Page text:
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Defining, Describing, and Categorizing Public Health Infrastructure Priorities for Tropical Cyclone, Flood, Storm, Tornado, and Tsunami-Related Disasters

Published online by Cambridge University Press:  09 March 2016

Benjamin J. Ryan*
College of Public Health, Medical and Veterinary Sciences, James Cook University, Townsville, Queensland, Australia Cairns and Hinterland Hospital and Health Service, Queensland, Australia
Richard C. Franklin
College of Public Health, Medical and Veterinary Sciences, James Cook University, Townsville, Queensland, Australia World Safety Organization Collaborating Centre for Injury Prevention and Safety Promotion, James Cook University, Townsville, Queensland, Australia Royal Life Saving Society, Sydney, New South Wales, Australia
Frederick M. Burkle Jr
College of Public Health, Medical and Veterinary Sciences, James Cook University, Townsville, Queensland, Australia Harvard Humanitarian Initiative, Harvard School of Public Health, Cambridge, Massachusetts
Kerrianne Watt
College of Public Health, Medical and Veterinary Sciences, James Cook University, Townsville, Queensland, Australia World Safety Organization Collaborating Centre for Injury Prevention and Safety Promotion, James Cook University, Townsville, Queensland, Australia
Peter Aitken
College of Public Health, Medical and Veterinary Sciences, James Cook University, Townsville, Queensland, Australia School of Public Health, Queensland University of Technology, Australia
Erin C. Smith
College of Public Health, Medical and Veterinary Sciences, James Cook University, Townsville, Queensland, Australia School of Medical Sciences, Edith Cowan University, Perth, Western Australia, Australia
Peter Leggat
College of Public Health, Medical and Veterinary Sciences, James Cook University, Townsville, Queensland, Australia World Safety Organization Collaborating Centre for Injury Prevention and Safety Promotion, James Cook University, Townsville, Queensland, Australia Faculty of Health Sciences, Flinders University, Adelaide, South Australia, Australia.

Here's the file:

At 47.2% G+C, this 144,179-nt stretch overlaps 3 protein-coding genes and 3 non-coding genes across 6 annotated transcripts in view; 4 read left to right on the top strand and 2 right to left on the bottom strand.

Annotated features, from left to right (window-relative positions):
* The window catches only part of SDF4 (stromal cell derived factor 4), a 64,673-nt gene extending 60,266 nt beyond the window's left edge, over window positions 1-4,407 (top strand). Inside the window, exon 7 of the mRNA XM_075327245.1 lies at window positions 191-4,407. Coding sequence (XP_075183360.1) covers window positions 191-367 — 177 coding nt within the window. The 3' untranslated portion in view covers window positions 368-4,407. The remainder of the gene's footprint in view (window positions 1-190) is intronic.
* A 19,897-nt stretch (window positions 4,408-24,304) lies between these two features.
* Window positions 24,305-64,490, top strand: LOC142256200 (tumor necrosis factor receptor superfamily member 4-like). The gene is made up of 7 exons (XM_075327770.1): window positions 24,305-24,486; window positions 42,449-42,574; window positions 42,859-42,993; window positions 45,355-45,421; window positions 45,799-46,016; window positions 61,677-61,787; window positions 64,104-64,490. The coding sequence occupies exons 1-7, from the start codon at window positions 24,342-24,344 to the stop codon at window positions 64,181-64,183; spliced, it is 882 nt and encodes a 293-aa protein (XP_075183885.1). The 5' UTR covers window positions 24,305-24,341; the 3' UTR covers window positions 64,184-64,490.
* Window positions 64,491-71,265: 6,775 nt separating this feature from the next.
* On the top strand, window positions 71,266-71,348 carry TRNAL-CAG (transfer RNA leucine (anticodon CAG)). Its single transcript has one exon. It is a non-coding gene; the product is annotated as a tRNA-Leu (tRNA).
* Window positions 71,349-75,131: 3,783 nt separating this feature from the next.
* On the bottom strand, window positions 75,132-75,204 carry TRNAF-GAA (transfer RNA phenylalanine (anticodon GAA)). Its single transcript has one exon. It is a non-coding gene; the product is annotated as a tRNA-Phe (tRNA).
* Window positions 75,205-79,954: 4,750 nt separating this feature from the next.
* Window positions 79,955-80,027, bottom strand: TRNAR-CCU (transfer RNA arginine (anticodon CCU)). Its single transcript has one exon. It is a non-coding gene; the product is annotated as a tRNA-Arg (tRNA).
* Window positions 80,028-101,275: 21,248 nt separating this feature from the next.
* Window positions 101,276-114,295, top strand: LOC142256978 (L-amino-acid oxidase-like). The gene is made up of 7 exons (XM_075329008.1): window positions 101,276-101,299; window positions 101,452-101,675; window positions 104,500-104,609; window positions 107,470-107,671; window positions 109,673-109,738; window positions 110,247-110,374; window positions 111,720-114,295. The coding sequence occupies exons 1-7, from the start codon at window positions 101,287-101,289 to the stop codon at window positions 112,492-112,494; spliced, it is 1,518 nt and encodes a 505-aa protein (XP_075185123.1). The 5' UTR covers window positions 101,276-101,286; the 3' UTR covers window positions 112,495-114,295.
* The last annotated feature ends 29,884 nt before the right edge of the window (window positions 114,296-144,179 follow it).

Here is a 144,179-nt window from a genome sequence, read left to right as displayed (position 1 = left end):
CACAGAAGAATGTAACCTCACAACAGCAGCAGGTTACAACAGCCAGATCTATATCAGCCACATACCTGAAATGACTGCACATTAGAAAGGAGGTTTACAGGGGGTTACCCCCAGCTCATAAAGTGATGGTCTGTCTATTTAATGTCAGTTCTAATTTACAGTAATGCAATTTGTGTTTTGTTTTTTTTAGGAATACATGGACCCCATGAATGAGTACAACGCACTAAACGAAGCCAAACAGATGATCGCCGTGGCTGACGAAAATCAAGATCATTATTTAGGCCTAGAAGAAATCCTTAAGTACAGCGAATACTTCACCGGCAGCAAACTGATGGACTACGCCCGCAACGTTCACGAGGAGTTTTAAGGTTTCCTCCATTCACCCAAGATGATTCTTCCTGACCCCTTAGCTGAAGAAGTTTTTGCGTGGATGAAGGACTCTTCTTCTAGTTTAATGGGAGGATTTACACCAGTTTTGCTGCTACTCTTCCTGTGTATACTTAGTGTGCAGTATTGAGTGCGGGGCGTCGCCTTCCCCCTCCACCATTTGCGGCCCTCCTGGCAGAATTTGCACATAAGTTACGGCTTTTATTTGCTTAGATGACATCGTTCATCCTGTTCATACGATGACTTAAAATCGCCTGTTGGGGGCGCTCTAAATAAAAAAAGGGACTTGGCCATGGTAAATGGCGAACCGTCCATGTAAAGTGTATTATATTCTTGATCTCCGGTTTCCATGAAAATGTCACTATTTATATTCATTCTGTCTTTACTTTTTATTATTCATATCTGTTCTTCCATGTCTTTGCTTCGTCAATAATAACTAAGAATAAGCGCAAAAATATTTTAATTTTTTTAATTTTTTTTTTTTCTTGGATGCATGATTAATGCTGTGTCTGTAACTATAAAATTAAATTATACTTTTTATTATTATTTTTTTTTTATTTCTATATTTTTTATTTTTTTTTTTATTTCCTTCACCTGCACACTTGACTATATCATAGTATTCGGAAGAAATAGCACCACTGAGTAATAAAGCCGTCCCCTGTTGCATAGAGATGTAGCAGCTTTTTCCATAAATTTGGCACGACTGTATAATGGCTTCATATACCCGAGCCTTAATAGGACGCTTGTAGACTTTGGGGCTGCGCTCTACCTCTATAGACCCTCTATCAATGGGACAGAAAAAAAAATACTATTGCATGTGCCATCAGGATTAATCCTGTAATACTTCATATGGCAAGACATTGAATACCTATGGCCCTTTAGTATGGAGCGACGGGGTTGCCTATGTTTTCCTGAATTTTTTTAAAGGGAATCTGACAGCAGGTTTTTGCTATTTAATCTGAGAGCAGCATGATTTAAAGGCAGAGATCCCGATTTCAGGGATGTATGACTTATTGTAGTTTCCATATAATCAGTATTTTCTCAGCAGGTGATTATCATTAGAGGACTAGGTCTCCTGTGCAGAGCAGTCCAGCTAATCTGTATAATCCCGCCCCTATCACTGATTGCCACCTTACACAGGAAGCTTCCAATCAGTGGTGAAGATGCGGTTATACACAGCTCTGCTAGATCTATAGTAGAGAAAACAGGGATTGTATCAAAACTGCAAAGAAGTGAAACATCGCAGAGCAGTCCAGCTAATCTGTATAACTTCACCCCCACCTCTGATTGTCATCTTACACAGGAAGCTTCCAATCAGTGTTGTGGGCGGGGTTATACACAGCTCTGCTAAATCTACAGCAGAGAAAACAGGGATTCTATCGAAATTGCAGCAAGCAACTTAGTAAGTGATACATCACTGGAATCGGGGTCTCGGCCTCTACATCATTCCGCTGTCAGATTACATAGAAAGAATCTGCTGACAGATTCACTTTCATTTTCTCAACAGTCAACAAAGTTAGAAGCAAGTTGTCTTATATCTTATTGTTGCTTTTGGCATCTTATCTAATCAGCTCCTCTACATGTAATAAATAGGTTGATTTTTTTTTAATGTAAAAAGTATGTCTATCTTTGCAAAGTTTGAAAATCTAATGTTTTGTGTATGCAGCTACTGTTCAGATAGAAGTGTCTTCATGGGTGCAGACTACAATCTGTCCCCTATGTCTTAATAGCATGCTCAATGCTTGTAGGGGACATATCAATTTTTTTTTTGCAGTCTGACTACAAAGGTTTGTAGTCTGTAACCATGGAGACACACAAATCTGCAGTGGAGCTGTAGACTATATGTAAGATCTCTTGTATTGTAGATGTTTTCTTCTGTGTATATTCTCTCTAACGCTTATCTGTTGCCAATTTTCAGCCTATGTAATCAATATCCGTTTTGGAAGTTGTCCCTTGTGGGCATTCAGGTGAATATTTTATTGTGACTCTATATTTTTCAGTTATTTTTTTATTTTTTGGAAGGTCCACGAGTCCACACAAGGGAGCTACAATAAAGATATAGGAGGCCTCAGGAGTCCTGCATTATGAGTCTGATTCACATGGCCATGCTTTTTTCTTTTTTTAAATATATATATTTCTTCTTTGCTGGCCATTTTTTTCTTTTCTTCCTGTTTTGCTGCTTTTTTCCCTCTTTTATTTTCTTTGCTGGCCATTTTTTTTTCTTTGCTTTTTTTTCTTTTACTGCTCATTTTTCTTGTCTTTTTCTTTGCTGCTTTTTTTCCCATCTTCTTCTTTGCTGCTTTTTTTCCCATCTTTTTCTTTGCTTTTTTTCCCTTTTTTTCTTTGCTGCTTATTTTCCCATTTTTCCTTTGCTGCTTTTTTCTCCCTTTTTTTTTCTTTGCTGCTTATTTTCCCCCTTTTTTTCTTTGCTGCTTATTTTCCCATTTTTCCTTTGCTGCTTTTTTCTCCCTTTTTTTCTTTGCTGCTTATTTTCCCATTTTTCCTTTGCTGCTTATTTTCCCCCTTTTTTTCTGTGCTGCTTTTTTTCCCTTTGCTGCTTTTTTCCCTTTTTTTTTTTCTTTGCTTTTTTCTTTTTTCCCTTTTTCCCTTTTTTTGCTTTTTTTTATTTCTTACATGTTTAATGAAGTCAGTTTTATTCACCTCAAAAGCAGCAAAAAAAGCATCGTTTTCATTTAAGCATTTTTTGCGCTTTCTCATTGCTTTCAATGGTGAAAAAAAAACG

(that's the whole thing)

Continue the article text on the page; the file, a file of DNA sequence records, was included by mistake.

Correspondence and reprint requests to Benjamin Ryan, James Cook University, 1 James Cook Drive, Townsville QLD 4811 Australia (e-mail:



The study aim was to undertake a qualitative research literature review to analyze available databases to define, describe, and categorize public health infrastructure (PHI) priorities for tropical cyclone, flood, storm, tornado, and tsunami-related disasters.


Five electronic publication databases were searched to define, describe, or categorize PHI and discuss tropical cyclone, flood, storm, tornado, and tsunami-related disasters and their impact on PHI. The data were analyzed through aggregation of individual articles to create an overall data description. The data were grouped into PHI themes, which were then prioritized on the basis of degree of interdependency.


Sixty-seven relevant articles were identified. PHI was categorized into 13 themes with a total of 158 descriptors. The highest priority PHI identified was workforce. This was followed by water, sanitation, equipment, communication, physical structure, power, governance, prevention, supplies, service, transport, and surveillance.


This review identified workforce as the most important of the 13 thematic areas related to PHI and disasters. If its functionality fails, workforce has the greatest impact on the performance of health services. If addressed post-disaster, the remaining forms of PHI will then be progressively addressed. These findings are a step toward providing an evidence base to inform PHI priorities in the disaster setting. (Disaster Med Public Health Preparedness. 2016;10:598–610)

Original Research
Copyright © Society for Disaster Medicine and Public Health, Inc. 2016 

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